Now she lifted the toilet-cover, and even rolled up the carpet a little way, but no, there was nothing there, not so much as a scrap of paper. And at last, when more or less giving up the search, as she came and went between the two rooms, leaving the connecting door wide open, her mind became full of uneasy speculation and wonder as to the lodger’s past life.

Odd Mr. Sleuth must surely always have been, but odd in a sensible sort of way, having on the whole the same moral ideals of conduct as have other people of his class. He was queer about the drink—one might say almost crazy on the subject—but there, as to that, he wasn’t the only one! She, Ellen Bunting, had once lived with a lady who was just like that, who was quite crazed, that is, on the question of drink and drunkards—She looked round the neat drawing-room with vague dissatisfaction. There was only one place where anything could be kept concealed—that place was the substantial if small mahogany chiffonnier. And then an idea suddenly came to Mrs. Bunting, one she had never thought of before.

After listening intently for a moment, lest something should suddenly bring Mr. Sleuth home earlier than she expected, she went to the corner where the chiffonnier stood, and, exerting the whole of her not very great physical strength, she tipped forward the heavy piece of furniture.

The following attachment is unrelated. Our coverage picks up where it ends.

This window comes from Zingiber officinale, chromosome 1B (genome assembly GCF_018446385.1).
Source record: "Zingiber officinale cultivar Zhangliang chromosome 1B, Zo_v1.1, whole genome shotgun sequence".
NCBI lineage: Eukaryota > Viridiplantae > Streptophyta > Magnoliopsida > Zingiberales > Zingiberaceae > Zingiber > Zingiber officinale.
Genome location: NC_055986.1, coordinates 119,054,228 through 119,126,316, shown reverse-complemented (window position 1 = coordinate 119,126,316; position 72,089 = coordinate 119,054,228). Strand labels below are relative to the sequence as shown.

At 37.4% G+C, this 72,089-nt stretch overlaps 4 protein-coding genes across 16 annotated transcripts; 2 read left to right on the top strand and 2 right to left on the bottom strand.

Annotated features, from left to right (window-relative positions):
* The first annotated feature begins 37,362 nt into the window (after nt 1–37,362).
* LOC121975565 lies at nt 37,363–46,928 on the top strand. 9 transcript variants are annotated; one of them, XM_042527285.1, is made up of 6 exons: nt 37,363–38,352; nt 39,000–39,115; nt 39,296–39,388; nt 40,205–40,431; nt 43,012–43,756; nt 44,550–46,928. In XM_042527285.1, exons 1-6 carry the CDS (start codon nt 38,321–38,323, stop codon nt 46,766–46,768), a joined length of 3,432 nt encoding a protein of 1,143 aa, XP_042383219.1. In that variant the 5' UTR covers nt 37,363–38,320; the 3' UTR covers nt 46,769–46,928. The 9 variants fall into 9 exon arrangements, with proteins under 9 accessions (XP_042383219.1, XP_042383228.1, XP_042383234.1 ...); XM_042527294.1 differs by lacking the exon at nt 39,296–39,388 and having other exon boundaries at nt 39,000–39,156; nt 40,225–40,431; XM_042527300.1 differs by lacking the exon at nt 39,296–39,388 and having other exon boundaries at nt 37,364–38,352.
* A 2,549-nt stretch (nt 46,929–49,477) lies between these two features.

As she did so, she heard a queer rumbling sound,—something rolling about on the second shelf, something which had not been there before Mr. Sleuth’s arrival. Slowly, laboriously, she tipped the chiffonnier backwards and forwards—once, twice, thrice—satisfied, yet strangely troubled in her mind, for she now felt sure that the bag of which the disappearance had so surprised her was there, safely locked away by its owner.

Suddenly a very uncomfortable thought came to Mrs. Bunting’s mind. She hoped Mr. Sleuth would not notice that his bag had shifted inside the cupboard. A moment later, with sharp dismay, Mr. Sleuth’s landlady realised that the fact that she had moved the chiffonnier must become known to her lodger, for a thin trickle of some dark-coloured liquid was oozing out though the bottom of the little cupboard door.

She stooped down and touched the stuff. It showed red, bright red, on her finger.

Mrs. Bunting grew chalky white, then recovered herself quickly. In fact the colour rushed into her face, and she grew hot all over.

It was only a bottle of red ink she had upset—that was all! How could she have thought it was anything else?